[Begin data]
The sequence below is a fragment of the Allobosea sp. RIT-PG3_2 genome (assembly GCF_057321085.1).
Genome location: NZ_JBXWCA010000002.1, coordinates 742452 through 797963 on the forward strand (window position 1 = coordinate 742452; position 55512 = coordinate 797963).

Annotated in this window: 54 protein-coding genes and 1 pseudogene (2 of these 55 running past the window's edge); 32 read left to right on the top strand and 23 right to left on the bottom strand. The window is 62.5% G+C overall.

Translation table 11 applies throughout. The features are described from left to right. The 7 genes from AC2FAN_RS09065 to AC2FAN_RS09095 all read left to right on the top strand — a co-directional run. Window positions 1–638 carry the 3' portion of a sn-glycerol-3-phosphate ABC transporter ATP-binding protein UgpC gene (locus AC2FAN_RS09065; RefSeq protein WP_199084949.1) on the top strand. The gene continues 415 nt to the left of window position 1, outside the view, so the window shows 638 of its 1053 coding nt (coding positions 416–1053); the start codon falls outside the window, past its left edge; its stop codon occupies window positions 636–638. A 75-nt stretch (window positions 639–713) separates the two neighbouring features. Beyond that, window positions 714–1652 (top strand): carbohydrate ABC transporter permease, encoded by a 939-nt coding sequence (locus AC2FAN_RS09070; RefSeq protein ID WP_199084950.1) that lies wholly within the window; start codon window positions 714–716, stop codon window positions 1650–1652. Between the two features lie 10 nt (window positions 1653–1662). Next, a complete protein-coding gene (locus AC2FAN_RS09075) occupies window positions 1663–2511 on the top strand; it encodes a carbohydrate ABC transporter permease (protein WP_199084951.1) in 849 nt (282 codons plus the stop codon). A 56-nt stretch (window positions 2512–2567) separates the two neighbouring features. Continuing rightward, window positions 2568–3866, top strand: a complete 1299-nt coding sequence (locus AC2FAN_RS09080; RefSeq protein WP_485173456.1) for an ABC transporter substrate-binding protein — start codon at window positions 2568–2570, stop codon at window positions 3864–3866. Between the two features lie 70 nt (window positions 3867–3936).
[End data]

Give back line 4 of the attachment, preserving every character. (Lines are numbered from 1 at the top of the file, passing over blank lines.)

Translation table 11 applies throughout. The features are described from left to right. The 7 genes from AC2FAN_RS09065 to AC2FAN_RS09095 all read left to right on the top strand — a co-directional run. Window positions 1–638 carry the 3' portion of a sn-glycerol-3-phosphate ABC transporter ATP-binding protein UgpC gene (locus AC2FAN_RS09065; RefSeq protein WP_199084949.1) on the top strand. The gene continues 415 nt to the left of window position 1, outside the view, so the window shows 638 of its 1053 coding nt (coding positions 416–1053); the start codon falls outside the window, past its left edge; its stop codon occupies window positions 636–638. A 75-nt stretch (window positions 639–713) separates the two neighbouring features. Beyond that, window positions 714–1652 (top strand): carbohydrate ABC transporter permease, encoded by a 939-nt coding sequence (locus AC2FAN_RS09070; RefSeq protein ID WP_199084950.1) that lies wholly within the window; start codon window positions 714–716, stop codon window positions 1650–1652. Between the two features lie 10 nt (window positions 1653–1662). Next, a complete protein-coding gene (locus AC2FAN_RS09075) occupies window positions 1663–2511 on the top strand; it encodes a carbohydrate ABC transporter permease (protein WP_199084951.1) in 849 nt (282 codons plus the stop codon). A 56-nt stretch (window positions 2512–2567) separates the two neighbouring features. Continuing rightward, window positions 2568–3866, top strand: a complete 1299-nt coding sequence (locus AC2FAN_RS09080; RefSeq protein WP_485173456.1) for an ABC transporter substrate-binding protein — start codon at window positions 2568–2570, stop codon at window positions 3864–3866. Between the two features lie 70 nt (window positions 3867–3936).